Many Main Street commercial buildings of the late 1800s and early 1900s reflect the widespread availability of mass-produced building parts, which ranged from individual components to entire building facades. While prefabricated architectural elements were available from a number of manufacturers, no other companies better exemplify this niche than the Mesker Brothers Iron Works of St. Louis, Missouri, and George L. Mesker Company of Evansville, Indiana. They specialized in ornamental sheet-metal facades and cast iron storefront components, which were ordered through catalogs and easily shipped by rail to any interested building owner. Their extensive product lines not only featured embossed sheet-metal panels and cast iron but also entire storefront assemblies, as well as tin ceilings, fences, skylights, and freight elevators.
“Meskers”, as they are called, are found across America. However, because the companies were based in the Midwest, they are particularly plentiful in Illinois and are part of the state’s rich architectural history. Made of galvanized steel and cast iron, these durable facades often survive, despite the occasional neglect and lack of maintenance. While not all buildings may feature elaborate sheet metal facades, individual building components, such as cornices and window hoods, are quite common throughout the state, especially in smaller communities. If your town has a Mesker facade, we would like to know about it. The goal of our ever-expanding Illinois database (PDF file) and this website is to recognize the historic significance of the Mesker companies in the shaping of our downtowns’ architectural fabric.
How many Meskers are there in the world? Click the Google Earth icon to find out. Better yet, download the .kmz file to get all the information. This file will load in your Google Earth preferences so you can get specific information regarding a Mesker in any part of the country. You can also update the file or e-mail updated information to us so we can keep this file updated. Get Google Earth.
Although owned by brothers, the two companies operated independently. Producing similar products with architectural motifs rooted in Classical Revival, the companies are distinguished through subtle identifying characteristics. For further information see the Identification Guide (updated 09/2008).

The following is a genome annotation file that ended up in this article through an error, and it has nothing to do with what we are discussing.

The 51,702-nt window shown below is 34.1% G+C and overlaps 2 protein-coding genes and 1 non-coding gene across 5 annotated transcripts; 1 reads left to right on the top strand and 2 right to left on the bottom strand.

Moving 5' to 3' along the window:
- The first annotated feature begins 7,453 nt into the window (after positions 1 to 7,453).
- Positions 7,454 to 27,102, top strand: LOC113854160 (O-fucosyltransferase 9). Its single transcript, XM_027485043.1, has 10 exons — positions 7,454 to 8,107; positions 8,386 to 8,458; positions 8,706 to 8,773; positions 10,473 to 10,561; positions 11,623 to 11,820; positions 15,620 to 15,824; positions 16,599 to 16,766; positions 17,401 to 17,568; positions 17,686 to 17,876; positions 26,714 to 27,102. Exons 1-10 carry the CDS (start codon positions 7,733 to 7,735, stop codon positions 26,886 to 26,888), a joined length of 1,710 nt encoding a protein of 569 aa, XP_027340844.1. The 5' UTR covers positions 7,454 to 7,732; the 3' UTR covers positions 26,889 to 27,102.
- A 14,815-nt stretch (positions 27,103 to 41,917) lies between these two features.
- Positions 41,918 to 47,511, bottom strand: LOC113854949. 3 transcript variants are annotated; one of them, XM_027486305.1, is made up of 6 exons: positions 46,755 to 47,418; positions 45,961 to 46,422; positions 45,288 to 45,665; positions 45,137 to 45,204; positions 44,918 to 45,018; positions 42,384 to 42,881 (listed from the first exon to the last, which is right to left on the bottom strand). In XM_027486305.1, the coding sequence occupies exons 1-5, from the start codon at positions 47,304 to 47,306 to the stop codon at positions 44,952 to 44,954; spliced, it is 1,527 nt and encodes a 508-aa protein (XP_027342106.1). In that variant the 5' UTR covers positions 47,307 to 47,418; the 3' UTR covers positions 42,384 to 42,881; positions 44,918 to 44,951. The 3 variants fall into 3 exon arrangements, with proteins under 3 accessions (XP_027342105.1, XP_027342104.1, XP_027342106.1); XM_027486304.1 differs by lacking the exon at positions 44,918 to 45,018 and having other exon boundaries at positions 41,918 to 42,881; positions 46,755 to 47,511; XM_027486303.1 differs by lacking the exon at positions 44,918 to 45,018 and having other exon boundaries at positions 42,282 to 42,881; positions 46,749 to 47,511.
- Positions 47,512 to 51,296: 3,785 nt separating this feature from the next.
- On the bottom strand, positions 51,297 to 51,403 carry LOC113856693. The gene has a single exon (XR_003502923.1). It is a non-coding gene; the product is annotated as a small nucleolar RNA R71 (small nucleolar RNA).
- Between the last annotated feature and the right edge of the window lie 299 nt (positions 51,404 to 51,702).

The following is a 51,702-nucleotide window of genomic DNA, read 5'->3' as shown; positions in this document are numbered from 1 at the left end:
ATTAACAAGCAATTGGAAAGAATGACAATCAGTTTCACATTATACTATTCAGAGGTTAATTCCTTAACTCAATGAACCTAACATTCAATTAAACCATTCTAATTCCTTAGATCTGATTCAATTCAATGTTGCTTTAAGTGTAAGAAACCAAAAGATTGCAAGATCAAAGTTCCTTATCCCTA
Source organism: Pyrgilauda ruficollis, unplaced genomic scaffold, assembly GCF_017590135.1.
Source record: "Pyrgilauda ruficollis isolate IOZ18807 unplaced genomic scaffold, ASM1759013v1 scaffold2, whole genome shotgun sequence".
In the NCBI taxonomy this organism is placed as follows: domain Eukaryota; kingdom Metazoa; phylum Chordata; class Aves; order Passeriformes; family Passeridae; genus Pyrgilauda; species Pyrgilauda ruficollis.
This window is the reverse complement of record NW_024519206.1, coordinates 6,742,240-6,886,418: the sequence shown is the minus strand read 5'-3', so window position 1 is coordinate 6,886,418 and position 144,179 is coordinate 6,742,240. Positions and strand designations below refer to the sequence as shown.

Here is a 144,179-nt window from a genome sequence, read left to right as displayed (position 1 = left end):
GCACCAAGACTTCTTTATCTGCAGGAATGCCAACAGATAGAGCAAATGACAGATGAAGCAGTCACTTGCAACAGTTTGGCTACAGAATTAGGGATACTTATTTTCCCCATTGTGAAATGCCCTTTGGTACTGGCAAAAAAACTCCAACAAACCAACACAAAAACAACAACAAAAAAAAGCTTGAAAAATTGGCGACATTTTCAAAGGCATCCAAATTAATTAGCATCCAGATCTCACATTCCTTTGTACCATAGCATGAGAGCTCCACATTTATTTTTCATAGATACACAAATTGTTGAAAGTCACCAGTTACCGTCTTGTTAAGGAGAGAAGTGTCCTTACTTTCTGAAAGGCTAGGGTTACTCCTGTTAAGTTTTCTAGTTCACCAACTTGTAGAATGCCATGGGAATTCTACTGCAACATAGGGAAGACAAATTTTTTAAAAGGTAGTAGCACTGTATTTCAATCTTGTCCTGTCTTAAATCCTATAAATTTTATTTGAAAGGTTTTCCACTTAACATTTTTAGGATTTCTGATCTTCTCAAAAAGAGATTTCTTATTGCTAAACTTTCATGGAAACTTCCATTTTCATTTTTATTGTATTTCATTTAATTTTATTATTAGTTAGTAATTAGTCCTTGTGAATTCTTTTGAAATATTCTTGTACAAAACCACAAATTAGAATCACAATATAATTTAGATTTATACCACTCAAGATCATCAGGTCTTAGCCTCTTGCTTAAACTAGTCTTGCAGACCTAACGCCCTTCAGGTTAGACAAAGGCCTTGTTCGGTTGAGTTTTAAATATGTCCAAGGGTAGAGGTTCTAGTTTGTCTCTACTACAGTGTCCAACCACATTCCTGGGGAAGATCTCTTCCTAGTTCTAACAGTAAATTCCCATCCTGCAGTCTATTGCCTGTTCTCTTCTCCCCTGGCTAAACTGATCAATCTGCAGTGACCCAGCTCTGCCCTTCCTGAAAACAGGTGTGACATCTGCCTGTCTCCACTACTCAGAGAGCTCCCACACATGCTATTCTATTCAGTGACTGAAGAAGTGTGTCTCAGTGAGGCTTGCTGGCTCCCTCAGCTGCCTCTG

Do you have a Mesker in your community? Visit the ‘got mesker?’ photo page on Flickr.com for photogpraphs of Mesker facades throughout Illinois and the United States.
Cover of the George L. Mesker and Company catalog from 1904. The Evansville Vanderburgh Public Library Electronic Books Database features several George Mesker catalog editions. Currently available are 1892, 1904, 1905, 1909, and 1928 editions. Access them here.
Cover of the Mesker Brothers Iron Works catalog from 1910. Click here to download a copy of the entire 1910 catalog.
Check out the University of Illinois at Springfield's 1903 Mesker Brothers Iron Works catalog here.
Two posters are available for download in .pdf, the sizes are 16x20 and 18x24, respectively. To view an image of the posters click their thumbnail. Download 16X20 .pdf file size 9.8 mb.
Download 18X24 .pdf file size 11.4 mb.
Watch an interview with WAND's Warren Brinegar covering Mesker facades in Taylorville.
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Click to Listen to a 'Lost & Saved' segment about Mesker facades with Ron Bernthal on WJFF in Jeffersonville, New York.
For in depth information regarding the Mesker companies, download the article from the IL SHPO's publication: Historic Illinois